“Coach Staley was one of the best players in the WNBA,” Gray said. “Being able to learn with her, everything she tells you; you might be like, this isn’t going to pertain to me later in life. Once you get out from under Coach Staley and you experience the pro life, you say, this is what Coach Staley was talking about! She prepares you to be a pro, and you’re definitely molded into a pro at the University of South Carolina.

“Even if I go for a while without talking with her, our relationship is good enough where we’re able to pick up exactly where we left off.”

On a South Carolina team loaded with future WNBA players, including A’ja Wilson, Alaina Coates, Kaela Davis, and Tyasha Harris, Gray was often quietly consistent and wasn’t always the recipient of national accolades because of the wealth of team talent, but she was OK with that. 

“I just play the game of basketball,” Gray said. “I’m kind of immune to being overlooked. I’m overlooked by the outside, but my team and coaches know what I can do. I don’t really care about what people think or say about me. My team knows my value. That’s all that matters!

“I’m pretty laid back. I’m the type that will just do what I need to do. I mind my business. I stay out of drama and stay out of trouble. I just focus on basketball. I know what kind of player I am and what I bring to the game.”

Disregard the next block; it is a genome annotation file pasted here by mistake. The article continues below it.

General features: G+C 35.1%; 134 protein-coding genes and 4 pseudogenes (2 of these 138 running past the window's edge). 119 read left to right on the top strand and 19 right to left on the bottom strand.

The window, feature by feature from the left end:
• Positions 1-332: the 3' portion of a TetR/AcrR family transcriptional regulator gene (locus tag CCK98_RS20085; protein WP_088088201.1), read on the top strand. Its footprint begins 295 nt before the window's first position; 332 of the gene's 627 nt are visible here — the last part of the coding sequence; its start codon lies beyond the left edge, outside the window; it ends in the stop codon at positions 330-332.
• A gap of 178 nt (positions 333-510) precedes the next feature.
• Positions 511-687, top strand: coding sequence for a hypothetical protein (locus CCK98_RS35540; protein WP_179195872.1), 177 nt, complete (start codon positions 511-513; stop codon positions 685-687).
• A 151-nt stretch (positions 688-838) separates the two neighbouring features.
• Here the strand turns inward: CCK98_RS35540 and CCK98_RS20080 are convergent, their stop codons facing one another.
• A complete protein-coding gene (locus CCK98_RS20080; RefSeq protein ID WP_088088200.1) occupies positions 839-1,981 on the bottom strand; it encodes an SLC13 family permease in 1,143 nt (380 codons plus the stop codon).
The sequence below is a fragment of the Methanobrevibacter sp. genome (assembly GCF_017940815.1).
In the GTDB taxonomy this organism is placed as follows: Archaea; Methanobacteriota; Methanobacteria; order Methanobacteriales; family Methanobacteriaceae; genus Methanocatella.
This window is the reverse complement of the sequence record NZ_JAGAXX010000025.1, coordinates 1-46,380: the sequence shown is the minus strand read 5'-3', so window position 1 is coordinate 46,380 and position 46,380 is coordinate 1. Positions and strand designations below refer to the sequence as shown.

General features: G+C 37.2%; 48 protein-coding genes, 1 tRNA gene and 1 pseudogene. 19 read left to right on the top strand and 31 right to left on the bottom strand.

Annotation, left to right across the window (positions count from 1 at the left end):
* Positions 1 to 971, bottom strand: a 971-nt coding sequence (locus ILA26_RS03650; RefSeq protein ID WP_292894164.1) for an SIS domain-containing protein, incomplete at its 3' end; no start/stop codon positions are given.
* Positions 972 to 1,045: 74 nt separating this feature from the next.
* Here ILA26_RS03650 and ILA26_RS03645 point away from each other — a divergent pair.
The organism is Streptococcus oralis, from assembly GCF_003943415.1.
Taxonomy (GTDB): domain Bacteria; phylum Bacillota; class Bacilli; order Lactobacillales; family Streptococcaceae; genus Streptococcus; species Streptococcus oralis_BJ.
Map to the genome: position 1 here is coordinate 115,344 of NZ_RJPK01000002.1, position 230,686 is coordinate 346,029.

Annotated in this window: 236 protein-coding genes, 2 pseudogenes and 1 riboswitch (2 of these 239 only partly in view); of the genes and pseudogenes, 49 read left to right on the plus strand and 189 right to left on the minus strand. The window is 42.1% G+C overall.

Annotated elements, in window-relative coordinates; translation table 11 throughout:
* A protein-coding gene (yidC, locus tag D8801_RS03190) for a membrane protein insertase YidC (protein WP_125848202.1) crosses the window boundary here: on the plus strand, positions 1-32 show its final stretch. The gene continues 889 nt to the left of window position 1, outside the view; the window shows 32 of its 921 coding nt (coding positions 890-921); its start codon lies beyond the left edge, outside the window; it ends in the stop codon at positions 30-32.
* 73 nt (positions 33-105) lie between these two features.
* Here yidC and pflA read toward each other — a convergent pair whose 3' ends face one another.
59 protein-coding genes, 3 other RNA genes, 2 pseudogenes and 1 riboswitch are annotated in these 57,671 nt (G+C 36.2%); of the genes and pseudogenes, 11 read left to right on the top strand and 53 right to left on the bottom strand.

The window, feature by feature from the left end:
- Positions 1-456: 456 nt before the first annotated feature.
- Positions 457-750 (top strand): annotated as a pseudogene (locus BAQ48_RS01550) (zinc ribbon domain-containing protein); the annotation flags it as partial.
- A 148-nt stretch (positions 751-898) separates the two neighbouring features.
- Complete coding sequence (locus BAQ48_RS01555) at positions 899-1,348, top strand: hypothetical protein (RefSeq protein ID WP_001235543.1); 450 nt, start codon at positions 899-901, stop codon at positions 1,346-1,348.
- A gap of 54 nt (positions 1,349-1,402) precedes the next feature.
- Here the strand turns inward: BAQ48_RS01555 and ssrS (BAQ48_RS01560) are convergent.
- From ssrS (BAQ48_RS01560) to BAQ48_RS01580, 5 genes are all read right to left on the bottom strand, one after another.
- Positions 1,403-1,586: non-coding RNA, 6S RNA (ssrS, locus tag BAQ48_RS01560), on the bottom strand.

“The biggest adjustment was just the physicality of the game. The WNBA is a lot more physical.”

There were times when she was indeed recognized for greatness on the court. She was named to the All-Tournament team in both the Final Four and NCAA Regional, averaging 16.5 points and 8.3 rebounds during the postseason run. She was a big part of the Gamecocks NCAA semifinal win over Stanford, scoring 13 of her team-high 18 points in the second half to help erase a nine-point deficit.

“It was just a fun year, especially with having to take a year off due to NCAA transfer rules. The whole season was fun.

“It’s always just a cool memory to have.”
ARLINGTON, TX - MAY 20: Allisha Gray #15 of the Dallas Wings drives to the basket during the game against the Minnesota Lynx in a WNBA game on May 20, 2017 at College Park Center in Arlington, Texas. NOTE TO USER: User expressly acknowledges and agrees that, by downloading and or using this photograph, user is consenting to the terms and conditions of the Getty Images License Agreement. Mandatory Copyright Notice: Copyright 2017 NBAE (Photos by Layne Murdoch/NBAE via Getty Images